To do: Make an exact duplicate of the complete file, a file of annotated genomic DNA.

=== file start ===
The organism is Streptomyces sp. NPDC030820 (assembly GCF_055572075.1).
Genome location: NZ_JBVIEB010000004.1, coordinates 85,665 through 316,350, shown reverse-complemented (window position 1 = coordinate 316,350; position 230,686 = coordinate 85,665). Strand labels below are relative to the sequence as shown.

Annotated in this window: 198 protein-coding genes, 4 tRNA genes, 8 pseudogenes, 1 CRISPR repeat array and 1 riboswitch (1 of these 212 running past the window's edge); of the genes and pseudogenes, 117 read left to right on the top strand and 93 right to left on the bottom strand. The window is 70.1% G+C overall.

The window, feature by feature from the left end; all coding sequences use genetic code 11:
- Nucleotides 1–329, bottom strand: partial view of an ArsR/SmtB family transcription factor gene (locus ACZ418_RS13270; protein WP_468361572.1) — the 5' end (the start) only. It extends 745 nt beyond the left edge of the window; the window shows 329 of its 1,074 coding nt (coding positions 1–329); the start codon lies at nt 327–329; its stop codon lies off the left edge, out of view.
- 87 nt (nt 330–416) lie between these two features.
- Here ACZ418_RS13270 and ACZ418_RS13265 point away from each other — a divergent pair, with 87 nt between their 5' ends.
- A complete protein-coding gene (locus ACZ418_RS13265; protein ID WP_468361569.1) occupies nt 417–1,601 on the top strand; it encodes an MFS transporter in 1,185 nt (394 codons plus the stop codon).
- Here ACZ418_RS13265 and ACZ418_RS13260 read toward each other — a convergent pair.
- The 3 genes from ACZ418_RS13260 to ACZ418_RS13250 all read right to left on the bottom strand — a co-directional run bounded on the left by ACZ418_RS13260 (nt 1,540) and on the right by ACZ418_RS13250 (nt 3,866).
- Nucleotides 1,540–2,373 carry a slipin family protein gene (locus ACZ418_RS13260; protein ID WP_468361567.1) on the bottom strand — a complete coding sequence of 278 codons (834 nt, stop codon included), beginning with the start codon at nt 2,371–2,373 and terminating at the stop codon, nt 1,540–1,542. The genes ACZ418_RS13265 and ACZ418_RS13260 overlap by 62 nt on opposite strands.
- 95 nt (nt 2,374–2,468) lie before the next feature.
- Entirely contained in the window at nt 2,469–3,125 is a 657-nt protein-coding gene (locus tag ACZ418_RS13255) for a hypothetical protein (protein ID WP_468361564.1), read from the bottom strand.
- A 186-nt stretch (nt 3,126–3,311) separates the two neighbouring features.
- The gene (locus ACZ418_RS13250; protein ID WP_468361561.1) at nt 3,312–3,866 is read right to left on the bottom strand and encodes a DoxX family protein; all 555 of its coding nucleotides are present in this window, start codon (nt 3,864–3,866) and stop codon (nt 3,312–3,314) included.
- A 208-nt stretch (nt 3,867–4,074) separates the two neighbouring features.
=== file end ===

The organism is Streptomyces sp. NPDC030820 (assembly GCF_055572075.1).
Genome location: NZ_JBVIEB010000004.1, coordinates 85,665 through 316,350, shown reverse-complemented (window position 1 = coordinate 316,350; position 230,686 = coordinate 85,665). Strand labels below are relative to the sequence as shown.

Annotated in this window: 198 protein-coding genes, 4 tRNA genes, 8 pseudogenes, 1 CRISPR repeat array and 1 riboswitch (1 of these 212 running past the window's edge); of the genes and pseudogenes, 117 read left to right on the top strand and 93 right to left on the bottom strand. The window is 70.1% G+C overall.

The window, feature by feature from the left end; all coding sequences use genetic code 11:
- Nucleotides 1–329, bottom strand: partial view of an ArsR/SmtB family transcription factor gene (locus ACZ418_RS13270; protein WP_468361572.1) — the 5' end (the start) only. It extends 745 nt beyond the left edge of the window; the window shows 329 of its 1,074 coding nt (coding positions 1–329); the start codon lies at nt 327–329; its stop codon lies off the left edge, out of view.
- 87 nt (nt 330–416) lie between these two features.
- Here ACZ418_RS13270 and ACZ418_RS13265 point away from each other — a divergent pair, with 87 nt between their 5' ends.
- A complete protein-coding gene (locus ACZ418_RS13265; protein ID WP_468361569.1) occupies nt 417–1,601 on the top strand; it encodes an MFS transporter in 1,185 nt (394 codons plus the stop codon).
- Here ACZ418_RS13265 and ACZ418_RS13260 read toward each other — a convergent pair.
- The 3 genes from ACZ418_RS13260 to ACZ418_RS13250 all read right to left on the bottom strand — a co-directional run bounded on the left by ACZ418_RS13260 (nt 1,540) and on the right by ACZ418_RS13250 (nt 3,866).
- Nucleotides 1,540–2,373 carry a slipin family protein gene (locus ACZ418_RS13260; protein ID WP_468361567.1) on the bottom strand — a complete coding sequence of 278 codons (834 nt, stop codon included), beginning with the start codon at nt 2,371–2,373 and terminating at the stop codon, nt 1,540–1,542. The genes ACZ418_RS13265 and ACZ418_RS13260 overlap by 62 nt on opposite strands.
- 95 nt (nt 2,374–2,468) lie before the next feature.
- Entirely contained in the window at nt 2,469–3,125 is a 657-nt protein-coding gene (locus tag ACZ418_RS13255) for a hypothetical protein (protein ID WP_468361564.1), read from the bottom strand.
- A 186-nt stretch (nt 3,126–3,311) separates the two neighbouring features.
- The gene (locus ACZ418_RS13250; protein ID WP_468361561.1) at nt 3,312–3,866 is read right to left on the bottom strand and encodes a DoxX family protein; all 555 of its coding nucleotides are present in this window, start codon (nt 3,864–3,866) and stop codon (nt 3,312–3,314) included.
- A 208-nt stretch (nt 3,867–4,074) separates the two neighbouring features.